I remember standing on that stage, my fellow officers beside me. And while I can’t remember what was said at that moment, I’ll never forget the well-spring of emotions bubbling inside of me.
Some minutes before, I raised my right hand and promised to “support and defend the Constitution of the United States,” and the smile stretched across my face as I uttered, “So help me God.” The captain commented on how smiley I had gotten at the end, and the audience chuckled. And now standing there in the row, knowing that I had changed the course of my life by taking that vow, I felt a pride that I rarely feel for myself.
I was joining the ranks of those who sacrifice for their country every day. My dresses and skirts were now replaced with a blue uniform, my jeans with camouflage, and the career with discipline at its core was now mine to embrace.
And I was brought back to this moment when she called my name. Something in her voice as she called, “Mommy,” the desperate need for me to hold her, to comfort her as the doctor squeezed her arm.
Standing on that stage together, we all heard the little baby cry, “Mommy!” as she saw clearly her mother on that stage, the woman who was my roommate for the last twelve weeks. And all of the emotion I had suppressed gushed out of my eyes. The three months of stress I harbored as I worked under the watchful eyes of those wanting to catch us in a mistake, the three months of sleeping in my single bed instead of the arms of my husband, the three months of having to earn any freedom I had instead of deciding my own liberties–that three months of tension burst out from me.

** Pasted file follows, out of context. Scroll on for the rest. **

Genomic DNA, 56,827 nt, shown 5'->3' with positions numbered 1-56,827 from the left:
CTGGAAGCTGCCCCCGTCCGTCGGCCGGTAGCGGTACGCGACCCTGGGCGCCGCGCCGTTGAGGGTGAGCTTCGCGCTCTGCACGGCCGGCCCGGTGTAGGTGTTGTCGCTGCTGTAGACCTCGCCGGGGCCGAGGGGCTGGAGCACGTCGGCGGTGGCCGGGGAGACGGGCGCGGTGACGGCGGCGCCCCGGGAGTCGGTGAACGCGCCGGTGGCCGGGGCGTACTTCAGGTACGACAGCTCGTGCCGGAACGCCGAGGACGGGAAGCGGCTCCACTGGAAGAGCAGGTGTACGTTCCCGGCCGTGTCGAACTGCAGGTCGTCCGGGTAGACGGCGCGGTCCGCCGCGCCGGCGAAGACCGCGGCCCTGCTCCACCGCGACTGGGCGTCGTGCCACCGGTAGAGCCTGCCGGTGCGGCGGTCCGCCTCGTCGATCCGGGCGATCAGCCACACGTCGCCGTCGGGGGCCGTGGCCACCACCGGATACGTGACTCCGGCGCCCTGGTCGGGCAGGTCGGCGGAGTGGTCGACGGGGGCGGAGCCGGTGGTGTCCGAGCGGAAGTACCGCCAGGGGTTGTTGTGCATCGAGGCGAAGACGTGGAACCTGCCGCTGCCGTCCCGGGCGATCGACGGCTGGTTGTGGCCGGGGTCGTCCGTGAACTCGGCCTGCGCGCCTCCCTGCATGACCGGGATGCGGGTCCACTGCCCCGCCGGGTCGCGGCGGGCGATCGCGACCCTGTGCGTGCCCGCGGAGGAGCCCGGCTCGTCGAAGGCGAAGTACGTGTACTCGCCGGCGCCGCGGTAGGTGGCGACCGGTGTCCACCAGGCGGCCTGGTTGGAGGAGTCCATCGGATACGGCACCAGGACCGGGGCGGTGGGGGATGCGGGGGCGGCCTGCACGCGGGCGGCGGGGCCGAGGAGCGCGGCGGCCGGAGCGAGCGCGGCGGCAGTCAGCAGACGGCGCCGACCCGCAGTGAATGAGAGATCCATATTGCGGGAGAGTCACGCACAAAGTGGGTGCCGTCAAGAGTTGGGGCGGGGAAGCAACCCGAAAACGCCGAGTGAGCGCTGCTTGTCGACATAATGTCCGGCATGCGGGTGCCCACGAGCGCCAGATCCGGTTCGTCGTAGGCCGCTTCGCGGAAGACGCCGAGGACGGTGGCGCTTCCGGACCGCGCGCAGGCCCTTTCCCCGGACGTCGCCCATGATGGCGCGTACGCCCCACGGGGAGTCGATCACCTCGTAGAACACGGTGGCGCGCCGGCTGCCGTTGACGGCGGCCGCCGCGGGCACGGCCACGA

I looked out and saw my own mother in the crowd, a veteran before me, and our tear-filled eyes connected. I cried like an idiot because I heard the word, “Mommy” and knew the tears that that mommy had shed; I cried because I couldn’t stop.
And as I held my own daughter yesterday, I remembered that officer who went months without holding hers. I thought of those who have gone years.
Before I joined the military, I knew this career would be a ‘before children’ career. I was willing to sacrifice for my country, even my life, but not them.
I held my daughter close yesterday and, with gratitude, thought of my fellow officer, my former roommate, and the sacrifices she had to make. The sacrifice that I couldn’t.